Michael Rasmussen — the Danish climbing specialist who was forced out of the 2007 Tour de France after being tripped up on whereabouts questions — makes a subdued debut to racing this week in Argentina’s Tour de San Luís with the modest Italian Miche Silver Cross team.
Now 35, Rasmussen was hoping for a warmer welcome in his return to the pro ranks following his controversial two-year racing ban last summer, but said he’s found top teams cautious about signing him.
“I had hoped to return to a higher level than this, but there is so much hypocrisy in cycling now, it was not possible,” Rasmussen told the Danish daily Politiken. “I hope to return to the ProTour, but I know many teams don’t want to touch me because of my ongoing troubles with the UCI.”
Rasmussen says his refusal to pay a penalty to the UCI has created hurdles in his search for a new team. Rasmussen joined other riders before the start of the 2007 Tour in signing a pledge that required the payment of one year’s salary if they were caught up in a doping probe.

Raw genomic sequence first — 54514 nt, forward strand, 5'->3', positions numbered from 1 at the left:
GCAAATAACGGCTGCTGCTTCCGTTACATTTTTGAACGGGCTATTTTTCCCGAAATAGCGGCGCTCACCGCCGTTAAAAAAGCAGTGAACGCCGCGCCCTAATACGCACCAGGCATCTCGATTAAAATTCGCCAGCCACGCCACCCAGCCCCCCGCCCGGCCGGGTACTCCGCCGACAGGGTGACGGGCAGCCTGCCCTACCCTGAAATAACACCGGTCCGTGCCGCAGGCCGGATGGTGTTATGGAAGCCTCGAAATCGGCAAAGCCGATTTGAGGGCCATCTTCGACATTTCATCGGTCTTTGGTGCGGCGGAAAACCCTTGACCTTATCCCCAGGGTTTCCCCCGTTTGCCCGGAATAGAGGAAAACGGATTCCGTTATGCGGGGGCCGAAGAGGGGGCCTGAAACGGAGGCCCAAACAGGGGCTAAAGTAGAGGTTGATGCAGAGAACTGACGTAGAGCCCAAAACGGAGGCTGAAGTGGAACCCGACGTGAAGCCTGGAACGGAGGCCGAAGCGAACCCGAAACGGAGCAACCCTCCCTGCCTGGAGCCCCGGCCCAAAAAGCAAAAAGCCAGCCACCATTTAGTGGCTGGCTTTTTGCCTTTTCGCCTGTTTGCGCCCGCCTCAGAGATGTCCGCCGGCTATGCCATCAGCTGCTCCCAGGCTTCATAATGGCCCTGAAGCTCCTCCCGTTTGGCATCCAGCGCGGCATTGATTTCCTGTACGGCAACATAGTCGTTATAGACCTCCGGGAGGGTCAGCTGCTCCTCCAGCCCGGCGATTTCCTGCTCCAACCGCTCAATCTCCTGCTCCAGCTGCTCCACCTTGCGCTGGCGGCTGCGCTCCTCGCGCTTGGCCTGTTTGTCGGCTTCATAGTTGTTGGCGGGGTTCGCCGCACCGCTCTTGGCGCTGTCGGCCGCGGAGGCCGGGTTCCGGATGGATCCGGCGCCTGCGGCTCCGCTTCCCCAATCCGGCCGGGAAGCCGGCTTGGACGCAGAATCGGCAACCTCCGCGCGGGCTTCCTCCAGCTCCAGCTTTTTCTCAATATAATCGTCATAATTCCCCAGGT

“I had a very clear understanding that many sport directors wanted me on their team,” Rasmussen said. “But they simply do not dare employ me because of my relationship with the UCI has not yet been completely clarified, even though I have served my ban.”
Rasmussen infamously ran afoul with authorities while wearing the yellow jersey in the 2007 Tour de France.
Questions about his whereabouts in the weeks and months before the start of the Tour and his availability for out-of-competition testing reached a breaking point just days from Paris.
The former mountain bike world champion all but had the Tour sewn up when Rabobank fired him, in part from pressure from media and race officials about the prospect of an ongoing scandal.
Rasmussen never tested positive, but the inconsistencies in his version of events leading up to the Tour led many to doubt his credibility. The Monaco cycling federation handed down a two-year ban, which ended last summer.
After missing out on a hoped for opportunity to race the Vuelta a España with a small Spanish team, Rasmussen finally competed in the Vuelta a Chihuahua, where he won the opening prologue and wore the race leader’s jersey for two days before settling on sixth overall.
Throughout the winter, Rasmussen was in contact with several European-based teams, but fell short of securing a contract with a top team that would allow him back into the most important races.
Rasmussen will join his Miche continental team teammates for the Tour de San Luís, which begins Monday and runs through Jan. 24.